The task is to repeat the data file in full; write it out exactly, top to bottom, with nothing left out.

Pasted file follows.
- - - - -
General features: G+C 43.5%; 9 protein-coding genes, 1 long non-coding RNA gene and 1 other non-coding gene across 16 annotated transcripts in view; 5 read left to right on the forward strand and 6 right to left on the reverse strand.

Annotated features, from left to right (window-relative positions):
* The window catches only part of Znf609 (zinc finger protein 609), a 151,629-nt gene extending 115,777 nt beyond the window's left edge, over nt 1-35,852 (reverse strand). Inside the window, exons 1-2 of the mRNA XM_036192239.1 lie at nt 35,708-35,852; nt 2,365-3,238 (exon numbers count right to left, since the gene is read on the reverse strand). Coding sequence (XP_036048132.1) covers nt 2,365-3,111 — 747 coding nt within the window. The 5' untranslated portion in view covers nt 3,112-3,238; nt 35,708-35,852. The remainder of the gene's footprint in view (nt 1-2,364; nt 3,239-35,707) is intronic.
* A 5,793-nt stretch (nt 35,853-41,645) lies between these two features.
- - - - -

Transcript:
General features: G+C 43.5%; 9 protein-coding genes, 1 long non-coding RNA gene and 1 other non-coding gene across 16 annotated transcripts in view; 5 read left to right on the forward strand and 6 right to left on the reverse strand.

Annotated features, from left to right (window-relative positions):
* The window catches only part of Znf609 (zinc finger protein 609), a 151,629-nt gene extending 115,777 nt beyond the window's left edge, over nt 1-35,852 (reverse strand). Inside the window, exons 1-2 of the mRNA XM_036192239.1 lie at nt 35,708-35,852; nt 2,365-3,238 (exon numbers count right to left, since the gene is read on the reverse strand). Coding sequence (XP_036048132.1) covers nt 2,365-3,111 — 747 coding nt within the window. The 5' untranslated portion in view covers nt 3,112-3,238; nt 35,708-35,852. The remainder of the gene's footprint in view (nt 1-2,364; nt 3,239-35,707) is intronic.
* A 5,793-nt stretch (nt 35,853-41,645) lies between these two features.